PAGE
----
Vanessa Murano

Talking to Vanessa Marano feels a lot like being on Gilmore Girls… which is cool, because she played Luke’s young daughter April during the show’s most addictive episodes. (She’s also starred in Switched at Birth, Saving Zoe, and the most underrated Lifetime movie of all time, Restless Virgins.) Vanessa is fast and funny, and you get the sense that if she’s talking about it, she cares about it. Like, really.

That’s certainly the case with This Is The Year, the new teen movie directed by David Henrie and produced by Selena Gomez. “It’s a road trip movie; it’s a love story; it’s a friendship story—and it’s so much fun, even if you’re not a teenager.” says Vanessa from her home in LA. “Actually, maybe especially if you’re not a teenager.” Here’s what it’s like working in Hollywood during a pandemic, having a sister with the exact same job, and dealing with “child star” stereotypes that (spoiler alert) aren’t real.

Why is This Is The Year special for you?
Because it’s David Henrie’s directorial debut—David, his brother, and his dad were doing this film together, the same way my sister and my mom and I did Saving Zoe as a family. And I know what it’s like, being a child actor transitioning into adulthood, telling a story you want to tell… Plus, it’s so funny. I love ‘80s and ‘90s teen movies, and this is totally in that lane.

Classic teen movies usually follow a guy-gets-the-girl formula. Do you think they can still be modern?
Sure, but it’s all about the characters, right? The reason I love This Is The Year is because I’m not playing a typical girl. She’s nerdy and she knows it, and she’s confident as hell about it. She knows you can be cute and rock clothes and be a super-genius. She doesn’t do the “dork” stereotype. She’s awesome.

Speaking of stereotypes, there’s a weird one that child actors are all messed up adults.
And then people say, “child actors will never be talented adult actors,” which is also not true.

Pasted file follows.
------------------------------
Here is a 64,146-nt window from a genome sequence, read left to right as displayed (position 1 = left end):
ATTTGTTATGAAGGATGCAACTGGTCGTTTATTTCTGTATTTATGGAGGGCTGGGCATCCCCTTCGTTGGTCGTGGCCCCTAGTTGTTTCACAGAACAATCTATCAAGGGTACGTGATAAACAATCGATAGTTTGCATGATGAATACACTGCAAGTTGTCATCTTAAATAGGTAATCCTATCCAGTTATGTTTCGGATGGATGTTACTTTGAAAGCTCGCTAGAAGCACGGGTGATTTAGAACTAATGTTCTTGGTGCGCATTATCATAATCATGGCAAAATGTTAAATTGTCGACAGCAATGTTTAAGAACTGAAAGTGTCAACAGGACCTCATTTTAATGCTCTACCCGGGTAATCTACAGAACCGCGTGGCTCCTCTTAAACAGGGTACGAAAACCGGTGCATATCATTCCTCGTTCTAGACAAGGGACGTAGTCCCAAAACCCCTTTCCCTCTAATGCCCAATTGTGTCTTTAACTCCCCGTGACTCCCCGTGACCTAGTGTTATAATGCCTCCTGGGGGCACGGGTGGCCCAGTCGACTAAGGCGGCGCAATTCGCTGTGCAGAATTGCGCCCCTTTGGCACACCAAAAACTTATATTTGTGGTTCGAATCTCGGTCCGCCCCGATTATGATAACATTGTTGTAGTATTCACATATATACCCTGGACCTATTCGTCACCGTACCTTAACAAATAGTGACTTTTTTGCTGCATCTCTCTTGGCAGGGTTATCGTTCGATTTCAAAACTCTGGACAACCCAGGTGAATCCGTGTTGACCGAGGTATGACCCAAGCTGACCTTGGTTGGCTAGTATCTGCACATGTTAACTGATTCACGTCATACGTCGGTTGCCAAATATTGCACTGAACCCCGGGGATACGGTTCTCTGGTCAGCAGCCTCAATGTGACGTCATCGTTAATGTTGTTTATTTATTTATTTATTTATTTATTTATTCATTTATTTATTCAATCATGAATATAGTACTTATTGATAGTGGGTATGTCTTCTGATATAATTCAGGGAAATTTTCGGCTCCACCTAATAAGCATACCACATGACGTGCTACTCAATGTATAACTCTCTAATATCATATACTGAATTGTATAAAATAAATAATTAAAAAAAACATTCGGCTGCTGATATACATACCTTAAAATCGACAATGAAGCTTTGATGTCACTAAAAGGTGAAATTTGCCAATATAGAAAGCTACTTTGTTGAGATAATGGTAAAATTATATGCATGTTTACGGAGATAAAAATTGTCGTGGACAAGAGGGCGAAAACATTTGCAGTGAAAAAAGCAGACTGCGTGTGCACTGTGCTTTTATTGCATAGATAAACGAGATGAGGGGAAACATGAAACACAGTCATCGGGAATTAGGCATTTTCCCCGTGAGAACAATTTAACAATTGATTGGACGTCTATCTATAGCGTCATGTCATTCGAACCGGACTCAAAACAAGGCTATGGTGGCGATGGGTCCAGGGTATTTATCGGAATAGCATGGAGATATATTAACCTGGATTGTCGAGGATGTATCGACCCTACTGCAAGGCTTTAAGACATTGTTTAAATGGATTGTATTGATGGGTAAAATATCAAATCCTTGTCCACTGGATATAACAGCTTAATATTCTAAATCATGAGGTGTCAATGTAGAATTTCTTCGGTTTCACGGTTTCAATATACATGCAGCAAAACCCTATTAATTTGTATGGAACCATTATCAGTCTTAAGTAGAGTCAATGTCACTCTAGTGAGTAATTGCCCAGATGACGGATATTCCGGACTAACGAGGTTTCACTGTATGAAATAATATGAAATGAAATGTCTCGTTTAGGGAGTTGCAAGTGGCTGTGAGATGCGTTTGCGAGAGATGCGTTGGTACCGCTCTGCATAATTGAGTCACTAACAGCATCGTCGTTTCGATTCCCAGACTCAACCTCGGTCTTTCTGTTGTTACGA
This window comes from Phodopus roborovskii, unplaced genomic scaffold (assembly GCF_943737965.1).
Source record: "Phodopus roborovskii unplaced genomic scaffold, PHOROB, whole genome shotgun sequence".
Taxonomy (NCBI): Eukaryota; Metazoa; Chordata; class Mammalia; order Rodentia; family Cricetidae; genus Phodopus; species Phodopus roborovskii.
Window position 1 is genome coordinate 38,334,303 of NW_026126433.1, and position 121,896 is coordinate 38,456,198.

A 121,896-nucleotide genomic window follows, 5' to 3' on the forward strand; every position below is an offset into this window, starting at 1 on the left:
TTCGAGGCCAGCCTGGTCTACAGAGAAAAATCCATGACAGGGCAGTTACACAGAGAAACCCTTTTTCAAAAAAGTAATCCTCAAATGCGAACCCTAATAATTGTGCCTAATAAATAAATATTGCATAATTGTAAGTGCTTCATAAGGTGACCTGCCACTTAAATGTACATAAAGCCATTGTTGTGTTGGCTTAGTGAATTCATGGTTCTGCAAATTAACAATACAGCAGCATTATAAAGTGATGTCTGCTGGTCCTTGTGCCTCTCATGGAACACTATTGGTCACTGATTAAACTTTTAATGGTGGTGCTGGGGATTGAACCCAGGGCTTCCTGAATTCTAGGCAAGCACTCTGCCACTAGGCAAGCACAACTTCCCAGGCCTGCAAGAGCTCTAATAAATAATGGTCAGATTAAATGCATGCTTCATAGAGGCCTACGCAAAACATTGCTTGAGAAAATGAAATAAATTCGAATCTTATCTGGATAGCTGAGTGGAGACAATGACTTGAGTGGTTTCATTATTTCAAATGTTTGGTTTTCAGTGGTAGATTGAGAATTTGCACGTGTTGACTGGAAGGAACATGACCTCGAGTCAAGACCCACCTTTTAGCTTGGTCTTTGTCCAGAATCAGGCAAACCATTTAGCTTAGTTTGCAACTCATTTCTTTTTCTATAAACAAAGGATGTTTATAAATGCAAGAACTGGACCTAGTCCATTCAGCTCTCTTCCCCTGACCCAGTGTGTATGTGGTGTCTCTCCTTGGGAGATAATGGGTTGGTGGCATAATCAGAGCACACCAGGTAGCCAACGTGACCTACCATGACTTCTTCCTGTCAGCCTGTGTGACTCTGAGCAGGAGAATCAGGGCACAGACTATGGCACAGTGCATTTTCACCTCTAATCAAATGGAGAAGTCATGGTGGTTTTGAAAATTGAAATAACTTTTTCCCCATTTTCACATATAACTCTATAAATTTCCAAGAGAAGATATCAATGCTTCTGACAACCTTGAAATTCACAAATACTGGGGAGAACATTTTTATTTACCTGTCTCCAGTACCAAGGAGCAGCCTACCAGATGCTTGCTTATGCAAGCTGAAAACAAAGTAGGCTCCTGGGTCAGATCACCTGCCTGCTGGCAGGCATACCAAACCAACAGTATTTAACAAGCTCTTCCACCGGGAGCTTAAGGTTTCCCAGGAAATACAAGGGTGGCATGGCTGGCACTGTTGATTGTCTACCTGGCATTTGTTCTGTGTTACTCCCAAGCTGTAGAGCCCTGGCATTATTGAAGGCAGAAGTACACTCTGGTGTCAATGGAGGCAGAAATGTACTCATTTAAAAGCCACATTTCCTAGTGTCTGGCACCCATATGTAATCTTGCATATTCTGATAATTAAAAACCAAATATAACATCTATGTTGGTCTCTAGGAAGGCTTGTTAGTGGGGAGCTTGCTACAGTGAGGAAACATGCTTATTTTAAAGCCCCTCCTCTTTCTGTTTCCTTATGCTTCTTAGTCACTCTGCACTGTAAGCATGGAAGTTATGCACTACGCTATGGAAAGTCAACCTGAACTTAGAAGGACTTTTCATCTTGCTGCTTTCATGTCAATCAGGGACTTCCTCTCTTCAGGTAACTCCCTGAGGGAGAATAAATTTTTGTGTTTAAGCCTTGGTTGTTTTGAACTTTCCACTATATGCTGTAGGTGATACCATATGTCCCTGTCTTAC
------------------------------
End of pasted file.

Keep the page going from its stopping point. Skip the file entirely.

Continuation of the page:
What’s the best thing about being a “former child star?”
First, I’ll say Hollywood can be hard if you don’t have a great support system. My parents and my sister [Laura Marano] are amazing, and that really mattered. Nobody pushed me, nobody even wanted me to act—I was just dying to do it! And I loved being a child actor, because it gave me a tremendous work ethic… You know, my dad is an immigrant. He came to America when he was 13. He worked; his whole family worked; I took such pride that I got to work, too.

You mentioned your sister, Laura, who’s also an actor. Do you bond over work stuff, or do you prefer to keep your careers separate?
We’re definitely not separate. We actually audition for the same things all the time—all the time! But we’ve done that since we were children, and because of our parents, we’ve always known that if one of us succeeds, both of us succeeds. We’ve also been tremendously lucky, because we’ve both had steady work. She was on Austin & Ally when I was on Switched at Birth. And because of her, I’ve always known that women at work should always be allies—no matter what Hollywood says.

Has that been an issue?
I feel like in any industry, but specifically Hollywood, they try to pit us against each other all the time. We used to talk about it a lot on the Switched at Birth set—Lea [Thompson], Katie [Leclerc] and I. Because we were all sisters, you know? Tight, respectful, in awe of each other, and that was a conscious effort. It’s so easy to fall into that trap that every woman is competing with every other woman at work. It’s up to us to break that cycle.

Are you ever jealous when someone gets a part you want?
Look, jealousy is normal, but we can acknowledge it and still be able to celebrate another woman’s win. That helps us grow. We have to be there for each other.